Glenn Close is an island of genius amid this otherwise mediocre affair set within the upper echelons of the arts world. The actress finally gets a big screen role that allows her to dig deeper than the blockbuster cameos (Guardians of the Galaxy, Warcraft) and bland comedies (Father Figures) that have filled the last few years of her career. It’s just a shame that everything else around her is half-cooked, relying on Close’s magnetism to fill in the blanks of a screenplay that is too often messy and relies too heavily on the relevancy of its story.
Joe Castleman (Jonathan Pryce) and his wife Joan (Close) are excited to get the phone call one morning that Joe has been eagerly anticipating. Joe has been selected to receive the Nobel Prize for literature, the culmination of a career writing novels of deep complexity and beauty. Joe and Joan as well as their adult son, David (Max Irons, son of Jeremy), travel to Stockholm where their lives become a series of increasingly chilly and claustrophobic encounters.
Things look set to erupt with the revelation that it is Joan, not Joe, who is most deserving of the literary credit. Also in Stockholm is Nathaniel Bone (Christian Slater), a journalist who buzzes around the Castleman family like a paparazzo attempting to get a big scoop for his upcoming biography of Joe.
Close, not exactly one to resist biting off a chunk of scenery, is coolly restrained as Joan. Director Björn Runge is wise to keep the camera focused on her as the internal tempest threatens to be unleashed, a lifetime of frustrations and resentments slowly beginning to show on her face. It is captivating to watch the cracks begin to show in the illusion she has built to handle the personal humiliation she feels at being labelled as just the wife.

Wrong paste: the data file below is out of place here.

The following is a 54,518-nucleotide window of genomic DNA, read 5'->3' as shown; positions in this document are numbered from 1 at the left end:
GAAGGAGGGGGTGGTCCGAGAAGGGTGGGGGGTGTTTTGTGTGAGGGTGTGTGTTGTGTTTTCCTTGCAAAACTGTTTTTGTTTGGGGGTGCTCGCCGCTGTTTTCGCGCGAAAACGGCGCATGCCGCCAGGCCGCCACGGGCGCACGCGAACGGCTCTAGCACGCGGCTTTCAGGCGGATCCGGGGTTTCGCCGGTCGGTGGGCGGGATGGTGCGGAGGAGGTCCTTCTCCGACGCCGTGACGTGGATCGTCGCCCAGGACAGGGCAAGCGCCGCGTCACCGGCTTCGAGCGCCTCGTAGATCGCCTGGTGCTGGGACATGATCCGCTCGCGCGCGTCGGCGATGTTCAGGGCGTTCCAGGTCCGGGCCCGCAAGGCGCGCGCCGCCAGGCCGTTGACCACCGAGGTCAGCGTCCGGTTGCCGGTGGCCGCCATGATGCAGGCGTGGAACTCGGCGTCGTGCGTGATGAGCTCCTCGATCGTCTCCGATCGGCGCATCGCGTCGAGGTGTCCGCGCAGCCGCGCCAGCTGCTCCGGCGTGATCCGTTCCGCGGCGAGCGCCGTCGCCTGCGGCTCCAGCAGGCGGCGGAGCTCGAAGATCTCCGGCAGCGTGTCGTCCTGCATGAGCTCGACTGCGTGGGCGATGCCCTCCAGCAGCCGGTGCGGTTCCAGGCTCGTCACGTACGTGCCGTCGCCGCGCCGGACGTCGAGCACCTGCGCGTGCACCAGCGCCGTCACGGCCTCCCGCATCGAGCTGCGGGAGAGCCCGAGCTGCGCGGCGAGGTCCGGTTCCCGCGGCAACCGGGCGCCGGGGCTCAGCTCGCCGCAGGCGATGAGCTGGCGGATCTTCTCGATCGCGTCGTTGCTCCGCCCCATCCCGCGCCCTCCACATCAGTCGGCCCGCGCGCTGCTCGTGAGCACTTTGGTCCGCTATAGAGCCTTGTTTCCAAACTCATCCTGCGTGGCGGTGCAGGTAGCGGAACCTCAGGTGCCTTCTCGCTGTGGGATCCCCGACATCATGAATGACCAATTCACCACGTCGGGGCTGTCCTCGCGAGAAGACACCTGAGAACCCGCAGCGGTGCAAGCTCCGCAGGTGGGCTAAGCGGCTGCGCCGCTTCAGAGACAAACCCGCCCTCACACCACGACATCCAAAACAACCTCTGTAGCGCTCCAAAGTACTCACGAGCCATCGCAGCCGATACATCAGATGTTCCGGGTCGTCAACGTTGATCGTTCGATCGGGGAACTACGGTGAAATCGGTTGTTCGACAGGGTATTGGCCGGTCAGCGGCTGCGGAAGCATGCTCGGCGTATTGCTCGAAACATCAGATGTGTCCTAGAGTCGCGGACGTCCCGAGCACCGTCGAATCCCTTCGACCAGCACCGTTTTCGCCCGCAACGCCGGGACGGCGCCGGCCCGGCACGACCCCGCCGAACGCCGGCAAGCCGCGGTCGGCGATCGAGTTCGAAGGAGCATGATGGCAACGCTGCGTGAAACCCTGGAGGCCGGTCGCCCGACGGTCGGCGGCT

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Close is so good that it’s disappointing to see a significant portion of the running time dedicated to flashbacks of Joe (Harry Lloyd) and Joan (Annie Starke) meeting. They are unnecessary and drably lit, like budget off-cuts from The Theory of Everything or some similar British period piece, shoe-horned in as if knowing audiences would not be sated without some cardigans and tweed. They largely sap the film of nuance and subtext. The only real benefit to them is a marvellous cameo by Elizabeth McGovern as another writer who warns Joan about the implicit misogyny in an industry that doesn’t take women seriously.
The Wife feels like it serves a greater purpose as being the film to finally win Glenn Close an Academy Award
These themes of gender and bias are clearly very relevant. The inability of women to gain a seat at the table, their work being taken by men (either innocently or maliciously), the forsaking of ambitions in the shadow of husbands and family, the exclusion of women from the narrative of important men. But director Runge is unable to do enough with them beyond Close’s fantastic performance and flounders when the camera isn’t planted firmly on its central star.
The role of David Castleman is curiously one-note despite a well of potential, and Slater is a peculiar presence as the troublemaker with an artistic crush who threatens to reveal Joe’s secret. Maybe they worked better on the page of Jane Anderson’s novel from which The Wife is based, but here they come off as afterthoughts amid its structural messiness.
In fact, in many ways The Wife feels like it serves a greater purpose as being the film to finally win Glenn Close an Academy Award. A six-time nominee, the film is a tribute to her talents as not just a brilliant actor, but a compelling leading lady who has persevered across four decades. In that regard, many will compare it to Julianne Moore in 2014’s Still Alice. Like Haifaa Al-Mansour’s recent Mary Shelley – a female writer accused in her day of taking credit for the work of a man – the story of The Wife is pertinent, but the film struggles to build anything around it that is as complex and powerful as its lead performance.